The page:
Use Solar CTs to detect 240 circuit usage

Has anyone tried purchasing the solar leads and using them to identify the usage on a 240-volt circuit (since no one makes a Smart Plug for 240). I am sure it might screw up some calculation somewhere, but it would also give very concrete information in the short run.

I could see it messing with the total kWh you are showing as buying from the power company. Fortunately, they continue to send me a bill with this info no matter how much I wish they would stop.

It could mess with the total price you expect to pay, but we don’t actually track that number very closely anyway, no tiered pricing, no 30-day billing cycles.

Would it be useful? Perhaps not too. I know there isn’t a way you could tell Sense to make use of the data, but I could. I am relying on Sense to figure out what power is going where and I am just trying to help it guess. If I could actually measure specific circuits it would help me know more about my guesses.

My example is my hot tub. I know it works connected to my tub as before I forced the CTs into my main panel I tested if I had bought a dud on eBay by hooking it up in my subpanel. I got to watch EVERY nuance of the tub for several days. I know that it ALWAYS draws 57 watts. I know that when the heater is on it draws 4kWs.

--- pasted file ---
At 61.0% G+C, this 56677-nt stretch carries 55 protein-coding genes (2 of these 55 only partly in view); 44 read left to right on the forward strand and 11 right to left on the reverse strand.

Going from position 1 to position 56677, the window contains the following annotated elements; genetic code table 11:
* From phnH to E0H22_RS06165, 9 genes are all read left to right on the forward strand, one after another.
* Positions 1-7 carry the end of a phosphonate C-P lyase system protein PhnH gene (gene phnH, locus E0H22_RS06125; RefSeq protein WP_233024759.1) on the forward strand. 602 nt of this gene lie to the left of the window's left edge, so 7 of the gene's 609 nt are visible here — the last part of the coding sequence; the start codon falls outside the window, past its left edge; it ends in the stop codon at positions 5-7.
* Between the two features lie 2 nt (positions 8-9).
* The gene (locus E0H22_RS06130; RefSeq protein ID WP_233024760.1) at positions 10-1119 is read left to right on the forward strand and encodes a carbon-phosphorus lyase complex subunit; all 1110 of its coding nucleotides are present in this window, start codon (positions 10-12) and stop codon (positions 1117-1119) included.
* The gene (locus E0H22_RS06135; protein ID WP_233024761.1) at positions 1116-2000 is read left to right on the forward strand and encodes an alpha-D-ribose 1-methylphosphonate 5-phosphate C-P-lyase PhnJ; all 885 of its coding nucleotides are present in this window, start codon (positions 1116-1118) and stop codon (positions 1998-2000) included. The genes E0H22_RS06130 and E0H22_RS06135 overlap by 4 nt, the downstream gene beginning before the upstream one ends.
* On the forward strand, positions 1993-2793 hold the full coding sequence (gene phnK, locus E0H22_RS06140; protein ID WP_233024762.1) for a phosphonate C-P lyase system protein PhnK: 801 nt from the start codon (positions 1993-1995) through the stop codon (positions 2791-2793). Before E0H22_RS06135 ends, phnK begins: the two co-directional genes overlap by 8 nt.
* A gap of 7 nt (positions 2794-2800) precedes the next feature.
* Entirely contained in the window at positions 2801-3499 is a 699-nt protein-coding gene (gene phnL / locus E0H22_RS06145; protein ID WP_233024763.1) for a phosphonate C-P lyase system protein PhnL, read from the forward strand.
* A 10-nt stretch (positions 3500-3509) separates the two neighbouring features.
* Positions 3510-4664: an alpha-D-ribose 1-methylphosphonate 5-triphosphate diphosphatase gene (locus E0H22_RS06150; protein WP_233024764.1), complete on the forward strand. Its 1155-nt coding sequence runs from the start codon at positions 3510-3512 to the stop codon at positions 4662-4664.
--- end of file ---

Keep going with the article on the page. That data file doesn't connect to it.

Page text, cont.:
But since the Hot Tub was identified it seems to think it only draws about 1kW and it puts the other 3kWs into Other. And it TOTALLY hasn’t figured out the 57 watts of Always On, but then I haven’t flipped the breaker on the tub so it really is always on, so no reason for it to see that as part of the tubs draw, per se.

This makes me think there are other circuits that I would like to look at in the same detail, or perhaps examine the tub some more. I forgot to check out the tub with the three pump levels on and the lights on. I will probably get a solar system in the not too distant future, so I would eventually use those CTs for their actual purpose, but in the meantime, any reason not to get them early and use them in this way?

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My vote would be: get another Sense.

That way you can relax in the hot tub looking at your waveforms (sooner rather than later) knowing precisely how many watts you are using without messing up your panel’s Sense data.

I have 2 Sense’s (as mentioned elsewhere) and I’ve used the “spare” in various configurations (including in a commercial setting to make money from it). Now it’s on my hot water tank tracking long showers.

For a while I had it side-by-side on my panel feeds: they were keeping one another honest. In my case, it seemed the earlier model was giving me different voltage readings and support re-calibrated things. I’m a firm believer in redundancy.

When you get solar and throw in an EV, having 2 will help.

If I had an EV I would definitely add a dedicated Sense to the charger … having a precise longterm track of charging has got to be super useful data when the batteries start their inevitable wane.